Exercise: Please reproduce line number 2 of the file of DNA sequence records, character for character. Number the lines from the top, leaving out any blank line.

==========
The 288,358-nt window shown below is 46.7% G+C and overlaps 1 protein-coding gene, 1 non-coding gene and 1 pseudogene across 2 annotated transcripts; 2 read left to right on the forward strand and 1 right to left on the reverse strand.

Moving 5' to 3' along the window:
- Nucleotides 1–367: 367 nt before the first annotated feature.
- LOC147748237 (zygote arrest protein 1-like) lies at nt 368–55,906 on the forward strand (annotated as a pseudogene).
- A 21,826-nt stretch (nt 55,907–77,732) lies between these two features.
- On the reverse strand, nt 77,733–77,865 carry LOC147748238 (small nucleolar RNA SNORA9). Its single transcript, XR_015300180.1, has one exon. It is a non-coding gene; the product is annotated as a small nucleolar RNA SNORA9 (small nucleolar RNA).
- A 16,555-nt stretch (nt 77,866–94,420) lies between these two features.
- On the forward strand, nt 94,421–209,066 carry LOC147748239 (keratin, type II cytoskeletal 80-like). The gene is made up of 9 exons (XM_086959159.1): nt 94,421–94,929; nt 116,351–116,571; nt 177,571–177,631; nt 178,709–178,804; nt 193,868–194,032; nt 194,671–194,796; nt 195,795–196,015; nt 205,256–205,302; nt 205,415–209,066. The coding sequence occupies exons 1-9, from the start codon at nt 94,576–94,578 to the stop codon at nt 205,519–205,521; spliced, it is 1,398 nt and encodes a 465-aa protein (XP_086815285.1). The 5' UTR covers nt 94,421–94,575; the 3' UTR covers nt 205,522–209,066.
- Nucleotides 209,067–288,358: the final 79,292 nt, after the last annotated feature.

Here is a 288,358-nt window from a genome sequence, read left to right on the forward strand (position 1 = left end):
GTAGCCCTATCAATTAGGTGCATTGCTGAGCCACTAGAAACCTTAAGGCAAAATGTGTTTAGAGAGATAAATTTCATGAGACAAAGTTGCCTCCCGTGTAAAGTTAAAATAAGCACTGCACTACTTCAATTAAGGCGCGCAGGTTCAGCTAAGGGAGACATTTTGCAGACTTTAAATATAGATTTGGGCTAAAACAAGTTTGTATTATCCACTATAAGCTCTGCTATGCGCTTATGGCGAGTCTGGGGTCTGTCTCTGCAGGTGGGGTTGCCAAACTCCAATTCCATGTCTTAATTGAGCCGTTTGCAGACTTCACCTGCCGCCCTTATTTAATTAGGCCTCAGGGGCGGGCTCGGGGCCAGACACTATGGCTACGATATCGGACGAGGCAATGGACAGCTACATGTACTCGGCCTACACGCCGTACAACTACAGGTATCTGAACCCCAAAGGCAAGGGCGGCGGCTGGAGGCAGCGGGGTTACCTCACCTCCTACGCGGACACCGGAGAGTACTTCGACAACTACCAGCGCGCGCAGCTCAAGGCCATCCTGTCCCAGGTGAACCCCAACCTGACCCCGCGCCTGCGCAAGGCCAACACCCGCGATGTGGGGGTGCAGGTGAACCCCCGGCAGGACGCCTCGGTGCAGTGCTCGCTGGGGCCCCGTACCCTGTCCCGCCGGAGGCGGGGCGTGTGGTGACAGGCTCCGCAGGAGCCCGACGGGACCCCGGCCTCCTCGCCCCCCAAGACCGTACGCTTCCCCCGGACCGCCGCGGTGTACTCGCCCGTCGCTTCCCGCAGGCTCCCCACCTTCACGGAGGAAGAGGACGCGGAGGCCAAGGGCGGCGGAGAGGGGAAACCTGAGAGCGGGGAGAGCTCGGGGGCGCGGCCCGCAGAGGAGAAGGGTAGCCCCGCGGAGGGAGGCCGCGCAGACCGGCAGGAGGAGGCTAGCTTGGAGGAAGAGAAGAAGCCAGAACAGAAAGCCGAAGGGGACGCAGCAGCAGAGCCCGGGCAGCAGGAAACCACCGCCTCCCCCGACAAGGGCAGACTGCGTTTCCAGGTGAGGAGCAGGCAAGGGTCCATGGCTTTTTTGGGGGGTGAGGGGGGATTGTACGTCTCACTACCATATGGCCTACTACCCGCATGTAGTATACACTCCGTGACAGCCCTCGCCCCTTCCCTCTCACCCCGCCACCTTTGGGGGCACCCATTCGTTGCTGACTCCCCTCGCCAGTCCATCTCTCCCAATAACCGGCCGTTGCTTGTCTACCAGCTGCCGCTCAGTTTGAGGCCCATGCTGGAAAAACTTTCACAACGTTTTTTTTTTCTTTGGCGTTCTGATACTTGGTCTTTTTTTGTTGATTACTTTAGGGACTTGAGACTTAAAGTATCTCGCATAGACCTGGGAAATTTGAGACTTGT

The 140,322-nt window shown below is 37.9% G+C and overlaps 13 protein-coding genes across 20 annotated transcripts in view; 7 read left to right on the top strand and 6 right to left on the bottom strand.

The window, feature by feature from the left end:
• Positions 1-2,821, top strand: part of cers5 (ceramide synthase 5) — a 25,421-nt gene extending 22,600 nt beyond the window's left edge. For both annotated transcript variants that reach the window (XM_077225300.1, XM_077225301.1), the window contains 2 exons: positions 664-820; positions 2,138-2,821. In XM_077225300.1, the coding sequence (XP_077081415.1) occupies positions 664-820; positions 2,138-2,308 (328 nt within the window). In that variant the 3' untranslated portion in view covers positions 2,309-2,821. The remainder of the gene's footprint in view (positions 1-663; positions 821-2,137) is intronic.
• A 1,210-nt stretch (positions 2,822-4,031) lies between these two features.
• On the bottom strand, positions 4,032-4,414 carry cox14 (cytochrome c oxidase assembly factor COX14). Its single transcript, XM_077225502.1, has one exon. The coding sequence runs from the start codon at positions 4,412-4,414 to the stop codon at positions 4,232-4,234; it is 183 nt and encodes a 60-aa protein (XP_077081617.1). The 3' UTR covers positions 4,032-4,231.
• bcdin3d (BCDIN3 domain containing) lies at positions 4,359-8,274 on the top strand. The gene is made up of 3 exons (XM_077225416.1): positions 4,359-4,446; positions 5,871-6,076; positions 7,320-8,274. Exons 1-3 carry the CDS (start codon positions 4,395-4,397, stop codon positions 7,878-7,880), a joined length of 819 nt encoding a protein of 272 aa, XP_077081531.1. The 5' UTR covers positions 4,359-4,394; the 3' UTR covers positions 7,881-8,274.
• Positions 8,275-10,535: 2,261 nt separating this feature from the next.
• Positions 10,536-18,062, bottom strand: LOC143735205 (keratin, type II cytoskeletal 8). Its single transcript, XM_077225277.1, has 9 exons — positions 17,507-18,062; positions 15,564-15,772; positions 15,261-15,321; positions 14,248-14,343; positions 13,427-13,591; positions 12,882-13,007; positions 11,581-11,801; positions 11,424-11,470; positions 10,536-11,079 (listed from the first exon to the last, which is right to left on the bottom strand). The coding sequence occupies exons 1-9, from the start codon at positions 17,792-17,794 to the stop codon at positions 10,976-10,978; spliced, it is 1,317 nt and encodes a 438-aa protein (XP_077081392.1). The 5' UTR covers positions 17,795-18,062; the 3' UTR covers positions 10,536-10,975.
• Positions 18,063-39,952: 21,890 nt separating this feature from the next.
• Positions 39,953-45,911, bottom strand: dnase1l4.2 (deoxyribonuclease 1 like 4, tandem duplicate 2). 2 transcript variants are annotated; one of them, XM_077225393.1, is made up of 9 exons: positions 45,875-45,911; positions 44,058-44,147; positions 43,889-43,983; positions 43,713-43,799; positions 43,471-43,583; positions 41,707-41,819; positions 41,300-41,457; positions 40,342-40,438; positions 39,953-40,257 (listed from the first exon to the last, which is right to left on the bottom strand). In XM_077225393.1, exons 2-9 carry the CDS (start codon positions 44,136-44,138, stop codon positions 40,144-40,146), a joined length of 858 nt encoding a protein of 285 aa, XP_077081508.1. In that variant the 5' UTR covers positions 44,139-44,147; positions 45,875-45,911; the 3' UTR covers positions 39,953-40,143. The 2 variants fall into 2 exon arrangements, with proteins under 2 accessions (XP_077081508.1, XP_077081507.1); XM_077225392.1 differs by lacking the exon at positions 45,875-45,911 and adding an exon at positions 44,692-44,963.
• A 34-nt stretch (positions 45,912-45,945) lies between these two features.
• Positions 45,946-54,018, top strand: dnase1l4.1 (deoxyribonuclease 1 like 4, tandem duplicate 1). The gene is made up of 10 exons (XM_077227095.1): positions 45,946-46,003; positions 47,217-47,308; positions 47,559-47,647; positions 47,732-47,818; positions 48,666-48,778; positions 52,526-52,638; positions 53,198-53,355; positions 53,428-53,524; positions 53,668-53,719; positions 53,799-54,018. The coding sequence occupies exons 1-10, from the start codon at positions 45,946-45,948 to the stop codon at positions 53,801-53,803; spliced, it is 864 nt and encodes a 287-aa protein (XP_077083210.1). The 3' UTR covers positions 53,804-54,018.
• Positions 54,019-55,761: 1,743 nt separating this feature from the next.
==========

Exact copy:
Moving 5' to 3' along the window: